It’s difficult to overstate just how much the DCEU needed Wonder Woman. After the dour and mean-spirited Batman V Superman and the full-metal racket of Suicide Squad, Gal Gadot’s virtuous Themysciran warrior was a Wonder-ful leap forward for the franchise, finally placing an endearing superhero at the heart of an entertaining movie that was as witty and inventive and it was groundbreaking.
If the success of Diana Prince’s first solo-outing offered the chance for the DCEU to shift gears, it’s one Justice League fails to take. Visually ugly, boring and repetitive, this souped-up superhero team-up is a return to the murky aesthetic, sketchy characters and chaotic action that have continuously dogged the series since its conception.
Tonally, the movie is all over the place, clumsily attempting to stitch together it’s disparate elements into an uninspiring whole. This is most noticeable during a labourious opening act which swings wildly between a grim and gritty Gotham, the shimmering lands of Themyscira and the submerged ruins of Atlantis as Bruce Wayne (Ben Affleck) grumpily tries to recruit a mis-mash of meta humans and ancient gods to his nebulous cause.
It’s several months after the ‘death’ of Superman and the absence of the son of Krypton has encouraged exiled God Steppenwolf (Ciarán Hinds) and his army of buzzing Parademons to invade Earth in search of three cosmic MacGuffin boxes that, when combined, posses the power to destroy the universe. Realising that a seven foot supernatural warrior with a magic axe might pose more of a threat than a bunch exploding wind-up penguins, Batman assembles a ramshackle band of super-beings to help him defeat Darkseid’s right-hand man and prevent the world from becoming an apocalyptic wasteland.
Such a hackneyed plot holds few surprises, essentially following the tiresomely typical beats of a team-up movie – even the idea of an alien baddie invading Earth to unite a trio of cosmic trinkets is ripped straight from The Avengers. Perhaps that’s why the movie is in such an almighty rush to get down to business. Coming in at a trim two hours, it’s a brisk, breezy adventure – further leavened by an abundance of knowing gags, no doubt penned by Joss Whedon, who replaced director Zack Snyder after a family tragedy and here receives a writing credit.
Yet this leaves very little time to get to know our new heroes and to dig down into the team dynamics. Like every other movie in the DCEU, Justice League is so eager to catch up with its Marvel rival that it assumes our connection with its characters rather than earning our affections. As a result, the planned emotional beats fail to pay off and the entire story descends into an underwhelming mess of ropey visual effects and lunkheaded plot developments – culminating an overblown finale featuring giant purple tentacle-things, flying zombie insects and a CGI monstrosity so sloppily developed it’ll make you yearn for the heady days of Doomsday and Superman playing computer-rendered whack-a-mole.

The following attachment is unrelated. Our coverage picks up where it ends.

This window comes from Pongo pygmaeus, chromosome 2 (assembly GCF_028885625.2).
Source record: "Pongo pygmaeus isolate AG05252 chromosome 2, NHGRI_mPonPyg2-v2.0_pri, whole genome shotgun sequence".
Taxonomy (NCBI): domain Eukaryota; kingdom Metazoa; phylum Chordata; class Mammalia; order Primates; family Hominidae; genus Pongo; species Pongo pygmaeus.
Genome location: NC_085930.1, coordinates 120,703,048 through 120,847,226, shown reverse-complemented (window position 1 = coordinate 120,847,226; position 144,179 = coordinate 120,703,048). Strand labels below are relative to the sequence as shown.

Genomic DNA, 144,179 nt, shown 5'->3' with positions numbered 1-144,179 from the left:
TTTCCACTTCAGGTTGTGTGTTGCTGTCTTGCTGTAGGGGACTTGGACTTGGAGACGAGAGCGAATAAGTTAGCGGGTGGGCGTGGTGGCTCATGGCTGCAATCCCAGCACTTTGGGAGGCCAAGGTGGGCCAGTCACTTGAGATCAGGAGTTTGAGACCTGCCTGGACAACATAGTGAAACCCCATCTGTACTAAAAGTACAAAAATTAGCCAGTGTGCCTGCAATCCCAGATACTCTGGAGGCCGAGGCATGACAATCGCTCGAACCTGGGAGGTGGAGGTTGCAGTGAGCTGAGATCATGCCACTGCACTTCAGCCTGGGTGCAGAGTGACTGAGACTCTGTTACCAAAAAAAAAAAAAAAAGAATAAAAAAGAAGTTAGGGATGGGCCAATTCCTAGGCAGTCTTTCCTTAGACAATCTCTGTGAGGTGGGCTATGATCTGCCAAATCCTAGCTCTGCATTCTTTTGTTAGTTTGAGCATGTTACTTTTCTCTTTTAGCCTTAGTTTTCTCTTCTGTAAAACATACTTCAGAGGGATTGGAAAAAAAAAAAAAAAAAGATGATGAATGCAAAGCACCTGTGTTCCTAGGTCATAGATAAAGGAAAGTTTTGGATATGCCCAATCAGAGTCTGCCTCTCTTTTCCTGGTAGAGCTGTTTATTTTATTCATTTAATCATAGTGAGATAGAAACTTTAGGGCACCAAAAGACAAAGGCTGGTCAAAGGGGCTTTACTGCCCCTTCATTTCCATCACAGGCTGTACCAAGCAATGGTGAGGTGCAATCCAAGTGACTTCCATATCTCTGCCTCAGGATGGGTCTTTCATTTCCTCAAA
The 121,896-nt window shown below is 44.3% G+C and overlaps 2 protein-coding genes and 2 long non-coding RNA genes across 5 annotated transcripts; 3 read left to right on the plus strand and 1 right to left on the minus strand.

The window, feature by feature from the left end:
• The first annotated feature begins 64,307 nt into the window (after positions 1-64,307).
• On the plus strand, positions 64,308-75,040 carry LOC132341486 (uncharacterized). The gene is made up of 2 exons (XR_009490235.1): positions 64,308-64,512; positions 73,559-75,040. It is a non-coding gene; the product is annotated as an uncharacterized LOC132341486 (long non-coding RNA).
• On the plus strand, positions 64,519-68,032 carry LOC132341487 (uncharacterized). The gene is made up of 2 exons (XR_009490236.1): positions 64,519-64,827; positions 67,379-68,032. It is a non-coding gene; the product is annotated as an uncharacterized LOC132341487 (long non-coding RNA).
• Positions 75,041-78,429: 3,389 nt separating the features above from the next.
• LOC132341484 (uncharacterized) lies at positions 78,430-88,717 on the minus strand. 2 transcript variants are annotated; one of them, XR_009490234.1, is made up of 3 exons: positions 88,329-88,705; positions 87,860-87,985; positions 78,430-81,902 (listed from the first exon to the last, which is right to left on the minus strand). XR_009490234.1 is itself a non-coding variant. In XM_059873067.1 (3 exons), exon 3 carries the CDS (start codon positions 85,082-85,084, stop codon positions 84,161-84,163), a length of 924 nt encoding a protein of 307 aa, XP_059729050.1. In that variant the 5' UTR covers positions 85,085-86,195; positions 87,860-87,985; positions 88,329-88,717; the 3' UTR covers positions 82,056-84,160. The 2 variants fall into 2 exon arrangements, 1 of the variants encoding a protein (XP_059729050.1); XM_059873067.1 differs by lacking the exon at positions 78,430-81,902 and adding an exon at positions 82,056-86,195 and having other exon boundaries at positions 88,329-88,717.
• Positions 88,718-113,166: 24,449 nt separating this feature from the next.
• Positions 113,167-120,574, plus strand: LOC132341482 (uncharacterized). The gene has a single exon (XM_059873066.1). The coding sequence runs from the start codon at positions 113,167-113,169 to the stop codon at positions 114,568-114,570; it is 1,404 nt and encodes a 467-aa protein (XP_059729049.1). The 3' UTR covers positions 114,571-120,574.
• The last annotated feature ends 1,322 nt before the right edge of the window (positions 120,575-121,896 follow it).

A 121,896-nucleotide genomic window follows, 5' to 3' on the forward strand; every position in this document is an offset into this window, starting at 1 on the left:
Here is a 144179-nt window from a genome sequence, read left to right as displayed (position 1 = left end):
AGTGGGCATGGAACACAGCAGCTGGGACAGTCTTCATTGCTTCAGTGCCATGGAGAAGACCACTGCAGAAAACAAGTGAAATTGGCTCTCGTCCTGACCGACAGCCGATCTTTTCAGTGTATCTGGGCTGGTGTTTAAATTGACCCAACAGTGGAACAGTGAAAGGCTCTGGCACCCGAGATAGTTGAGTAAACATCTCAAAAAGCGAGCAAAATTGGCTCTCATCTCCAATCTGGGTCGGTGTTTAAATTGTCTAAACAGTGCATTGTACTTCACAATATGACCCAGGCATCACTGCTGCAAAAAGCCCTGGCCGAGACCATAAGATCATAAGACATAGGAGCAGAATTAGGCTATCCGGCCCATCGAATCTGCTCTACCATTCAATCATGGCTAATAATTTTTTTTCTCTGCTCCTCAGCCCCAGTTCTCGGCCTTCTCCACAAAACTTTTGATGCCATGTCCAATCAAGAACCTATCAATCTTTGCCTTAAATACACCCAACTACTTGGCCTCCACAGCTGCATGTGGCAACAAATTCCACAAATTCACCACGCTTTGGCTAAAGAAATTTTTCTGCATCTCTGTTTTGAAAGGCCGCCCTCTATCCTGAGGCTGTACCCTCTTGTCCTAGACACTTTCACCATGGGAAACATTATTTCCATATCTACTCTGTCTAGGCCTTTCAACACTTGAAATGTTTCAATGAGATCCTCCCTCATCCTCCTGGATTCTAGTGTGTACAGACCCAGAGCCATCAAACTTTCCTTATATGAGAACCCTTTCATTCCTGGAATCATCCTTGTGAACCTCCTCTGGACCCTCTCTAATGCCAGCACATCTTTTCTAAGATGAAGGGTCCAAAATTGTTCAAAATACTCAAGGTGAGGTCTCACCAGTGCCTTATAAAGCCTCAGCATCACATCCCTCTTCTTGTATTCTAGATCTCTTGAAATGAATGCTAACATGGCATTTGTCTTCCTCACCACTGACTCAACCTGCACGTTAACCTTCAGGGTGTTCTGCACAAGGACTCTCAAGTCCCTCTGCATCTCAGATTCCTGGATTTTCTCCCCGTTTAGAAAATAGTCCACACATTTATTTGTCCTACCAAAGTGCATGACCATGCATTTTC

Even so, there’s great fun to be had, particularly in scenes of the League together, bickering and bonding in a rapid-fire exchange of quips, and the cast play off each other extraordinarily well in the circumstances. Ezra Miller is the highlight as a whip-witted and overzealous The Flash, while Gadot once again radiates gravitas as Wonder Woman. Ray Fisher perhaps needs more fleshing out as the brooding Cyborg, though his digitised Frankenstein arch holds promise. Of the new recruits, Aquaman is by far the worst served, Jason Mamoa reduced to bellowing stock-jock phrases like ‘Oh yeah’ and ‘My man’, as if he’s a drunken frat boy rather than the heir to an ancient kingdom.
If Batman feels like an after thought to the team, that’s hardly the fault of Affleck, who brings an enjoyable gruffness that works well with his elder statesman interpretation of the Caped Crusader. The problem is that Batman is simply not suited to the role of inspirational leader to a team of superheroes – a point the movie tries to address, to unsatisfying effect – and his physical handicaps when compared to the rest of the team understandably see him left behind during many of the action scenes.
Justice League is undoubtedly brighter and funnier than any DCEU movie to date. But it remains lumbered with the same flaws that have been dragging the franchise down from the beginning – namely a loose grip of its tone, haphazard plotting and a collection of unengaging heroes who fail to live up to their billing. As long as these problems persist, there’s no danger of the DCEU usurping the big red behemoth as ruler of the multiverse.
Runtime: 120 mins (approx)
Director: Zack Snyder
Screenwriters: Chris Terrio, Joss Whedon
Stars: Ben Affleck, Henry Cavill, Gal Gadot, Ezra Miller, Ray Fisher